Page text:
Franzén (2015), in Grundbok i litteraturvetenskap, (Introduction to literary science), take a slightly more analytic approach, and defines theory in the scientific sense of being a comprehensive set of ideas relating to something; the ‘something’, in this case, is literature in its many forms. Franzén notes that there has been a move from writing about literature in a normative sense – i.e. how it should be – to writing in about it in a descriptive sense – how it actually does what it does. The book then proceeds to outline a number of themes in this straightforward manner.
Eagleton (1996) opens up Literary Theory with the striking formulation “[i]f there is such a thing as literary theory, then it would seem obvious that there is something called literature which it is the theory of”. After this opening salvo, Eagleton takes a closer look at what the category of “literature” includes (e.g. the Illiad) and what it, more importantly, does not include (comic books), and how this selective applicability affects the theory which claims to be about those things included. What is literature indeed.
Peck and Coyle (2002) introduces Literary Terms and Criticism with the assertion that “literary criticism is primarily concerned with discussing individual works of literature”. The authors then immediately clarifies that aspects slightly less particular to an individual work, such as its genre or its historical context, also play into the process of criticism. The tension between books always being singular, unique and one of a kind, and also very possible to group together with other similar monads, is as of yet one of the unresolved questions of theory, literary or otherwise.
Next up is Norton’s monumental tome the Norton Anthology of Theory and Criticism (2010), which features 2758 large pages of small print, covering just about every aspect of theory and/or criticism there is. It starts off by proclaiming that there are those who claim to be anti-theory, who hold the position that all this circumlocution is a mere distraction from the real work of getting it done. Slyly, the anthology then points out that this in itself is a theoretical position, whose assumptions can be critically examined and thus better understood. Not said, but heavily implied, is that the following thousands of pages might be of some use in this critical endeavor.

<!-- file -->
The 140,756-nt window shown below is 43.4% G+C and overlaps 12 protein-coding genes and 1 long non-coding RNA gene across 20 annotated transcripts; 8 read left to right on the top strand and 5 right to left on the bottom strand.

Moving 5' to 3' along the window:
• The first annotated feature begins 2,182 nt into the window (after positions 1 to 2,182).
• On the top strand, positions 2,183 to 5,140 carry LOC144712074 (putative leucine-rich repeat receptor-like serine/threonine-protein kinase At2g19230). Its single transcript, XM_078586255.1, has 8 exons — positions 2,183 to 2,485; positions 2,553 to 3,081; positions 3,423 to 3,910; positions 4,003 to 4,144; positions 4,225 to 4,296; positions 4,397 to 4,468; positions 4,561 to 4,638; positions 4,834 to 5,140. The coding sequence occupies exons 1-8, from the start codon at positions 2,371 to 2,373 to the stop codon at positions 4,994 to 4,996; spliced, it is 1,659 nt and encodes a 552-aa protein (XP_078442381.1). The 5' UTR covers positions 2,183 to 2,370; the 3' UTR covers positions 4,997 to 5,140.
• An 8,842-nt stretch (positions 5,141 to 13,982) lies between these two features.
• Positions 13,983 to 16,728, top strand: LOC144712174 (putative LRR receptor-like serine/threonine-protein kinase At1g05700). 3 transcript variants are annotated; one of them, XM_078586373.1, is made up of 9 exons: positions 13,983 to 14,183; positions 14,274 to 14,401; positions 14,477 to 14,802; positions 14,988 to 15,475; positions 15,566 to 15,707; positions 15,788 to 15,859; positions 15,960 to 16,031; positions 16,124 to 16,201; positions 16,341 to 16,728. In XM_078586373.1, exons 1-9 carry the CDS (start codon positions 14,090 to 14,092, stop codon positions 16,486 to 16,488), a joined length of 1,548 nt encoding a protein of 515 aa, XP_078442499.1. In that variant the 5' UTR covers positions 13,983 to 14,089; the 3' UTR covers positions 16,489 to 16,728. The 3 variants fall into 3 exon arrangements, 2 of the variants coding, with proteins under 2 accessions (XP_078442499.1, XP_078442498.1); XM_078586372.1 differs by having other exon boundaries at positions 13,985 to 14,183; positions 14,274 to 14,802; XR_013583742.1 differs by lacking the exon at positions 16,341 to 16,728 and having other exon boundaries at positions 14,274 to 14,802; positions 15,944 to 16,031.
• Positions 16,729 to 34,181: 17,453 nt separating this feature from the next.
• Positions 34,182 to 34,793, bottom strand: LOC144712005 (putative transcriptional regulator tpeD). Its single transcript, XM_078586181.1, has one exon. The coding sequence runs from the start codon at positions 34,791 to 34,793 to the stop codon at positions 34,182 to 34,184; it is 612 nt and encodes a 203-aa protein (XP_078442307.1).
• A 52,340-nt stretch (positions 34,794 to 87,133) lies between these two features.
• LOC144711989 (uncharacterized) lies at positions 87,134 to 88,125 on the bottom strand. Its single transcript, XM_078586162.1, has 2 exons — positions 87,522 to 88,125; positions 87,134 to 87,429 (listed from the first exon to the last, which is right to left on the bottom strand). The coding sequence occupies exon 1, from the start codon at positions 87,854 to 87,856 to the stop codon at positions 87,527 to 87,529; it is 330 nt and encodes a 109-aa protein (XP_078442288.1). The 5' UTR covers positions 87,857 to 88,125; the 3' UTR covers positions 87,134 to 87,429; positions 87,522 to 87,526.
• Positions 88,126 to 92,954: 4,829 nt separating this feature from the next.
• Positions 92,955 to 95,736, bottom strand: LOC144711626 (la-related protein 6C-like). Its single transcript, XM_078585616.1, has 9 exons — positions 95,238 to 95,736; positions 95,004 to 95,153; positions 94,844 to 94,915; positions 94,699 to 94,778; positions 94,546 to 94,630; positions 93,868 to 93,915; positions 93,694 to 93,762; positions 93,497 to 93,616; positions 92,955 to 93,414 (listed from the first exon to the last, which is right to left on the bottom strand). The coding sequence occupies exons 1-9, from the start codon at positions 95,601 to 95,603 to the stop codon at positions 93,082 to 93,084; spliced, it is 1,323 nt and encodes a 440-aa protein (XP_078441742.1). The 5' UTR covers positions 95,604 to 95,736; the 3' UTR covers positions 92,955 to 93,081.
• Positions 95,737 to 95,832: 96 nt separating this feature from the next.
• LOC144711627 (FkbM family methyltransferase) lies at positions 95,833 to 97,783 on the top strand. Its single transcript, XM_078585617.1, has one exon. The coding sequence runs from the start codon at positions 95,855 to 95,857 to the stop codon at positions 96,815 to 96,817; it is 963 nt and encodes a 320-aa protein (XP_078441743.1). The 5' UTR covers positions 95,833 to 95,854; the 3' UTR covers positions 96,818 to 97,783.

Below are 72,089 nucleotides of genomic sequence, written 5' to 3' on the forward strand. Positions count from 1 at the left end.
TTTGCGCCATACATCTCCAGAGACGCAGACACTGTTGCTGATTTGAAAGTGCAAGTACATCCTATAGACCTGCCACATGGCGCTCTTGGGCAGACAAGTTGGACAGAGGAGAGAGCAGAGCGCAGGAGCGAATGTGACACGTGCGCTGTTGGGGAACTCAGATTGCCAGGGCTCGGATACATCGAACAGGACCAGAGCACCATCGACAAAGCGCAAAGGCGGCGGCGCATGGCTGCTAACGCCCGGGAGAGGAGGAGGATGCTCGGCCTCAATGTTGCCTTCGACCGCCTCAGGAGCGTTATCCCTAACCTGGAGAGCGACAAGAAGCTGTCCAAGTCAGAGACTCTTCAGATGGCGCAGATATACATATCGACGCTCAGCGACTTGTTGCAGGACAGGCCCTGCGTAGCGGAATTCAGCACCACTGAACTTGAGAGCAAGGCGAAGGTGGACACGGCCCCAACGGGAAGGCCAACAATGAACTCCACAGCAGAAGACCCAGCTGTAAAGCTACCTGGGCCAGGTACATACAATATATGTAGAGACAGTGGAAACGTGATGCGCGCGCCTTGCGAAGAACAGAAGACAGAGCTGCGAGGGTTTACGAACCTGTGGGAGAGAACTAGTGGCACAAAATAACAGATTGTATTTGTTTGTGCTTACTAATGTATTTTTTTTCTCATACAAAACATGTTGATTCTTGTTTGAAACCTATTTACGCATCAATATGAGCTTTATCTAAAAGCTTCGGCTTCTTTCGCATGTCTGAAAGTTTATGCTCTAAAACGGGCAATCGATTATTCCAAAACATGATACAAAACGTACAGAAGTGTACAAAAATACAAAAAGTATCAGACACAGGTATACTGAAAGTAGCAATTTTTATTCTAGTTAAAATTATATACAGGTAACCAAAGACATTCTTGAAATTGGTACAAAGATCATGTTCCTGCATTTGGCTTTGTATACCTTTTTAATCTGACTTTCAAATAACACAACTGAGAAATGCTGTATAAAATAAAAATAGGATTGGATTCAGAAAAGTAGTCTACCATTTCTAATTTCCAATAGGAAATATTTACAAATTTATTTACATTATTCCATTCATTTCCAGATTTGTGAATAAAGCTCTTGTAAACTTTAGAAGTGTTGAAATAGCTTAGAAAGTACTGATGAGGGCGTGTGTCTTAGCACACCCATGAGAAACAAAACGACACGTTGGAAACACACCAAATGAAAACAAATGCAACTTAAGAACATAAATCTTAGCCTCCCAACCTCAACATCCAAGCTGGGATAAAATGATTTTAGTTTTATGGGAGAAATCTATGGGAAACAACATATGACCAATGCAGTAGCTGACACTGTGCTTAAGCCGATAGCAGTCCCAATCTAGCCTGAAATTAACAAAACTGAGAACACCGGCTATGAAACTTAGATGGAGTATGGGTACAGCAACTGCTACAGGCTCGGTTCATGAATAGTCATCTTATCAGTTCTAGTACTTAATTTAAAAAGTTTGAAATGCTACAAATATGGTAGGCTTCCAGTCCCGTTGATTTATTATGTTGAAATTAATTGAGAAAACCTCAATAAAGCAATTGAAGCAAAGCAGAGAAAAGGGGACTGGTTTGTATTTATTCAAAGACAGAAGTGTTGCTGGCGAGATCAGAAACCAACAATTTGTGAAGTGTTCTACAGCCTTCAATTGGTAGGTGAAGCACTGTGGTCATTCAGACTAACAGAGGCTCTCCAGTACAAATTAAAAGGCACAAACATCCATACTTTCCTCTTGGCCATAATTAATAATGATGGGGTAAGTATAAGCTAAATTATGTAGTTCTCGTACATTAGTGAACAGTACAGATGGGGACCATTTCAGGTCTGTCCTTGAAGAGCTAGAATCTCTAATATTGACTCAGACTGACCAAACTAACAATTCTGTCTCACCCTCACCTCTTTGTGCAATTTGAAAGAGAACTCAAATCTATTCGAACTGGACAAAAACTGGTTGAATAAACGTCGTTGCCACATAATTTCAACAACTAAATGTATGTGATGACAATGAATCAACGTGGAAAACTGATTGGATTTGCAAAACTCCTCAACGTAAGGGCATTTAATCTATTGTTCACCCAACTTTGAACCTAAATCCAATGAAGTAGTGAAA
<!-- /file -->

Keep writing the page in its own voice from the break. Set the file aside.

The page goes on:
Finally – it was a big stack, dear reader – Bennett and Royle (2009) begin their An Introduction to Literature, Criticism and Theory by posing the rhetorical question: when will we have begun? From this provocation, the authors then set out to problematize the beginning of a text. Do early drafts count, or shall we limit ourselves to the finished publication? What about marginal notes, commentary, public reception or influential works of criticism? When, indeed, can we with confidence proclaim that we have read and understood enough to finally get on with doing either literature, criticism or theory?